Customer Service | Help | FAQ | PEP-Easy | Report a Data Error | About
:
Login
Tip: To see papers related to the one you are viewing…

PEP-Web Tip of the Day

When there are articles or videos related to the one you are viewing, you will see a related papers icon next to the title, like this: RelatedPapers32Final3For example:

2015-11-06_09h28_31

Click on it and you will see a bibliographic list of papers that are related (including the current one). Related papers may be papers which are commentaries, responses to commentaries, erratum, and videos discussing the paper. Since they are not part of the original source material, they are added by PEP editorial staff, and may not be marked as such in every possible case.

 

For the complete list of tips, see PEP-Web Tips on the PEP-Web support page.

Balsam, R. (2016). Thirteen Ways of Looking at a Man: Psychoanalysis and Masculinity by Donald Moss Routledge, London, 2012; 150 pp + xxii; $36.85. Int. J. Psycho-Anal., 97(5):1439-1444.

(2016). International Journal of Psycho-Analysis, 97(5):1439-1444

Book and Journal Reviews

Thirteen Ways of Looking at a Man: Psychoanalysis and Masculinity by Donald Moss Routledge, London, 2012; 150 pp + xxii; $36.85

Review by:
Rosemary Balsam

Donald Moss MD, the seasoned New York based psychoanalyst, has brought his full attention and his exciting writing voices to the complexity of men and ‘masculinity’. The author of Hating in the first person plural: Psychoanalytic essays on racism, homophobia, misogyny, and terror (2003), known for his deep concern for and writings about troubled modern society's ills, including the abject ethics of the death penalty (in sum, civilization and its discontents), writes philosophically, at times soaringly, and always with rhetorical muscle on parallels between homophobia and misogyny; the evocation of hatred in the culture towards gays and transsexuals; and the evils of a unitary tough ‘masculinity’ that can stand for being ‘a man’. What can that saturated noun ‘masculinity’ possibly mean both socioculturally and in our work as psychoanalysts, he asks. Expectably, there is no answer. Employing his self-interrogatory writing voice, each question the author asks seems to draw the reader further into a maze of complexity and density, evoked by his ‘cascade’ (to use one of his signal words) of ideas, images, contradictions, abstractions and fevered paradoxes. A different writing voice shows up in his clinical work - bringing his patients to life, deftly drawing us into their conflicts in an orderly fashion, exposing their bold fantasies, their prides, their pained longings, their miseries, failures and self hatreds, sharing his interpretations and interventions with their varying impact.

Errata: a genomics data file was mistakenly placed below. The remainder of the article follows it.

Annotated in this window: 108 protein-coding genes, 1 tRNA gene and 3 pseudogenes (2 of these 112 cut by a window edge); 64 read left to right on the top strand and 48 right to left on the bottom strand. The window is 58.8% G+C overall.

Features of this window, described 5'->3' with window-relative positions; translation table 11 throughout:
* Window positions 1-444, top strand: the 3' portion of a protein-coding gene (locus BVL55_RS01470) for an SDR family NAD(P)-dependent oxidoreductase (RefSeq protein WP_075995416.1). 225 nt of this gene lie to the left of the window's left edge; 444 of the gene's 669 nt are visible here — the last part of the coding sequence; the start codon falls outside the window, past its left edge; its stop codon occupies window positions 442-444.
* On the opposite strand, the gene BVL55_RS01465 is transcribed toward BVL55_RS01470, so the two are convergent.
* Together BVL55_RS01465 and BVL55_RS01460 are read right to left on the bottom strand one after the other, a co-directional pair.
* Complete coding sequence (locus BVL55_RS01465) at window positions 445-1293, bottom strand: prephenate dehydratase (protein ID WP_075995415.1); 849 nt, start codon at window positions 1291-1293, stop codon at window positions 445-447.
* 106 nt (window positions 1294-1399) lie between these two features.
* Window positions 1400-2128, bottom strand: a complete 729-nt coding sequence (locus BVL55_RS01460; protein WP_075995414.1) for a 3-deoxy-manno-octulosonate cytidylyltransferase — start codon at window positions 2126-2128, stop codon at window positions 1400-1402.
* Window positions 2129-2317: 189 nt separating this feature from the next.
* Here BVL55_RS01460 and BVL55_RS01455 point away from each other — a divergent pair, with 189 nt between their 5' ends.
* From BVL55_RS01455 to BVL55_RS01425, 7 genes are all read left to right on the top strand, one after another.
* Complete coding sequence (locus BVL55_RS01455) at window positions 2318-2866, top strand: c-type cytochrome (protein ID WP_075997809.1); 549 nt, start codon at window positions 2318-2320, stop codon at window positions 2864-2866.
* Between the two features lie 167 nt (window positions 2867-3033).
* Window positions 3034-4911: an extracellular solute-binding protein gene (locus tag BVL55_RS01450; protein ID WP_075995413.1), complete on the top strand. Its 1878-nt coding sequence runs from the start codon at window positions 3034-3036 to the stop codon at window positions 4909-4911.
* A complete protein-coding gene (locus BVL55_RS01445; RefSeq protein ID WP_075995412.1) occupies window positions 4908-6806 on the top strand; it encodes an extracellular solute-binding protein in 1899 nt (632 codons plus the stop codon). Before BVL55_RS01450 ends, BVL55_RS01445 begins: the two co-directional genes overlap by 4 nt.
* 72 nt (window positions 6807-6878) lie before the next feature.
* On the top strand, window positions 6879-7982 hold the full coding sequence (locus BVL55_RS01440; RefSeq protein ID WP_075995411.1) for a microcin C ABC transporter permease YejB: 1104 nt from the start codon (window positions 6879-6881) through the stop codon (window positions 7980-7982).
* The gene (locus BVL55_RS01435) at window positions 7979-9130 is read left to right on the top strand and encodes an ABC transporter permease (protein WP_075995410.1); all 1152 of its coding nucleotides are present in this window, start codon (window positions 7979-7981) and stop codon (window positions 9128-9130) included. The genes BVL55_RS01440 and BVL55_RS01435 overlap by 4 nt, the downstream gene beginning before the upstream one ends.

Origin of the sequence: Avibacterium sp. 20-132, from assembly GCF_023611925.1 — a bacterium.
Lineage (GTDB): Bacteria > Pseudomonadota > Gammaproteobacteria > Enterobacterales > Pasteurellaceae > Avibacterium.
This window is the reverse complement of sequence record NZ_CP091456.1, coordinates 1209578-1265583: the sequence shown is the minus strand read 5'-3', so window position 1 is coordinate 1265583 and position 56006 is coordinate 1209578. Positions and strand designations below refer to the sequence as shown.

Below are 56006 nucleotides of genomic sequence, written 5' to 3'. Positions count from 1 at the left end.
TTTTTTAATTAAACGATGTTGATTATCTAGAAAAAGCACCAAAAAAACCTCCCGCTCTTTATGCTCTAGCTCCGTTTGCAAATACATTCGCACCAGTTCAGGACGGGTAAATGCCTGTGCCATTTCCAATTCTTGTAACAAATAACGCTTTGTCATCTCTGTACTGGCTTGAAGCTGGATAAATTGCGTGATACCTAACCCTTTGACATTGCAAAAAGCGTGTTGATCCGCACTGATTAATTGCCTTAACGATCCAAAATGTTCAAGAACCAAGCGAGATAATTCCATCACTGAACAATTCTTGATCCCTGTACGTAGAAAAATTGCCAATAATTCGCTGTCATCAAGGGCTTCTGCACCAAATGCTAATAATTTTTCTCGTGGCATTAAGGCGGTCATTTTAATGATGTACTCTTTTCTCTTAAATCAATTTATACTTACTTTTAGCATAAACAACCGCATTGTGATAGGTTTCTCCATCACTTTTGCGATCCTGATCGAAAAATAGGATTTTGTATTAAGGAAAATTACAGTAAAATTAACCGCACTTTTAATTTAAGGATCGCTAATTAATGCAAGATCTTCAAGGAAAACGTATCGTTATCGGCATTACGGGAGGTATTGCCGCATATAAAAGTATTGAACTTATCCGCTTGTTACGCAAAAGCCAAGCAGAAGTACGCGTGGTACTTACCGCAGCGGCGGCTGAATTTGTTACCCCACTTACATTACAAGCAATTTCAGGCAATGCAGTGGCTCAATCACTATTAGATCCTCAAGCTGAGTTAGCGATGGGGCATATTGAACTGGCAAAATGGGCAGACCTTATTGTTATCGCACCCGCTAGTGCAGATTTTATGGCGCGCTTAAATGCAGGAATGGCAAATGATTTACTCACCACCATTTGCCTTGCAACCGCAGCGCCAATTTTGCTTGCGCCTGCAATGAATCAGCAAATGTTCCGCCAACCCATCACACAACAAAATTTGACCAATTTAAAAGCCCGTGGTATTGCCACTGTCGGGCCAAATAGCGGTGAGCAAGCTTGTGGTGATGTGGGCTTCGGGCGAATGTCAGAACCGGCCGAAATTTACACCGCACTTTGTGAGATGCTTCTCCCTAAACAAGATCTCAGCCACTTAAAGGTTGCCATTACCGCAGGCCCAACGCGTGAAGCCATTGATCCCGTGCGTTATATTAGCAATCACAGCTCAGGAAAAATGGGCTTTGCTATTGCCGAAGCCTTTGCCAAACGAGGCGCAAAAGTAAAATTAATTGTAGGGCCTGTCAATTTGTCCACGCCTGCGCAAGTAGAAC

[This is a summary excerpt from the full text of the journal article. The full text of the document is available to journal subscribers on the publisher's website here.]

Copyright © 2020, Psychoanalytic Electronic Publishing, ISSN 2472-6982 Customer Service | Help | FAQ | Download PEP Bibliography | Report a Data Error | About

WARNING! This text is printed for personal use. It is copyright to the journal in which it originally appeared. It is illegal to redistribute it in any form.